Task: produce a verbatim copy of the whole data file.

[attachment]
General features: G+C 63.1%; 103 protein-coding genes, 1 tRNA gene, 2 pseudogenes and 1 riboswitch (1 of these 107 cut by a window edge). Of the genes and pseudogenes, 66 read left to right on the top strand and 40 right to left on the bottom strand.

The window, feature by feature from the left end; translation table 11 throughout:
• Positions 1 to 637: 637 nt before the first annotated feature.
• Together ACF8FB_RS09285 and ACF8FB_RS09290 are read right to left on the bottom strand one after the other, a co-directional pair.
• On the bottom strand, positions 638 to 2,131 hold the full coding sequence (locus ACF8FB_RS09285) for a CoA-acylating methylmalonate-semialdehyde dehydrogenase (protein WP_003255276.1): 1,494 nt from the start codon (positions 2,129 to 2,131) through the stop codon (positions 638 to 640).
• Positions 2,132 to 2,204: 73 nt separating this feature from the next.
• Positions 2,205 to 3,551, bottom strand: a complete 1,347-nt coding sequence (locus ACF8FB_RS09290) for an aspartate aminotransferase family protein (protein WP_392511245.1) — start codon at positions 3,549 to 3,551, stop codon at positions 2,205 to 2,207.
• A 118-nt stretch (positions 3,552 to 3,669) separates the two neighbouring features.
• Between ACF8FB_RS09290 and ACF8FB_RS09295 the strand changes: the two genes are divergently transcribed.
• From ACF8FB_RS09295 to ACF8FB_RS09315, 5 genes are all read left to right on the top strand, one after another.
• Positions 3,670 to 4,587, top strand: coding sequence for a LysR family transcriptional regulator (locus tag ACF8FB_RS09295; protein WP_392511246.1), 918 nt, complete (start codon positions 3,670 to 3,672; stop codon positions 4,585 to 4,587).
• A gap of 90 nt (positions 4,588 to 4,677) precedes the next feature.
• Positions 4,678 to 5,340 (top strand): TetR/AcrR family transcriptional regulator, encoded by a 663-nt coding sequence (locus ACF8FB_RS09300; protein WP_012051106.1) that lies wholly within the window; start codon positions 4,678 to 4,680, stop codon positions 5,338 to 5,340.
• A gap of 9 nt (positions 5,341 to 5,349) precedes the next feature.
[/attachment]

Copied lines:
General features: G+C 63.1%; 103 protein-coding genes, 1 tRNA gene, 2 pseudogenes and 1 riboswitch (1 of these 107 cut by a window edge). Of the genes and pseudogenes, 66 read left to right on the top strand and 40 right to left on the bottom strand.

The window, feature by feature from the left end; translation table 11 throughout:
• Positions 1 to 637: 637 nt before the first annotated feature.
• Together ACF8FB_RS09285 and ACF8FB_RS09290 are read right to left on the bottom strand one after the other, a co-directional pair.
• On the bottom strand, positions 638 to 2,131 hold the full coding sequence (locus ACF8FB_RS09285) for a CoA-acylating methylmalonate-semialdehyde dehydrogenase (protein WP_003255276.1): 1,494 nt from the start codon (positions 2,129 to 2,131) through the stop codon (positions 638 to 640).
• Positions 2,132 to 2,204: 73 nt separating this feature from the next.
• Positions 2,205 to 3,551, bottom strand: a complete 1,347-nt coding sequence (locus ACF8FB_RS09290) for an aspartate aminotransferase family protein (protein WP_392511245.1) — start codon at positions 3,549 to 3,551, stop codon at positions 2,205 to 2,207.
• A 118-nt stretch (positions 3,552 to 3,669) separates the two neighbouring features.
• Between ACF8FB_RS09290 and ACF8FB_RS09295 the strand changes: the two genes are divergently transcribed.
• From ACF8FB_RS09295 to ACF8FB_RS09315, 5 genes are all read left to right on the top strand, one after another.
• Positions 3,670 to 4,587, top strand: coding sequence for a LysR family transcriptional regulator (locus tag ACF8FB_RS09295; protein WP_392511246.1), 918 nt, complete (start codon positions 3,670 to 3,672; stop codon positions 4,585 to 4,587).
• A gap of 90 nt (positions 4,588 to 4,677) precedes the next feature.
• Positions 4,678 to 5,340 (top strand): TetR/AcrR family transcriptional regulator, encoded by a 663-nt coding sequence (locus ACF8FB_RS09300; protein WP_012051106.1) that lies wholly within the window; start codon positions 4,678 to 4,680, stop codon positions 5,338 to 5,340.
• A gap of 9 nt (positions 5,341 to 5,349) precedes the next feature.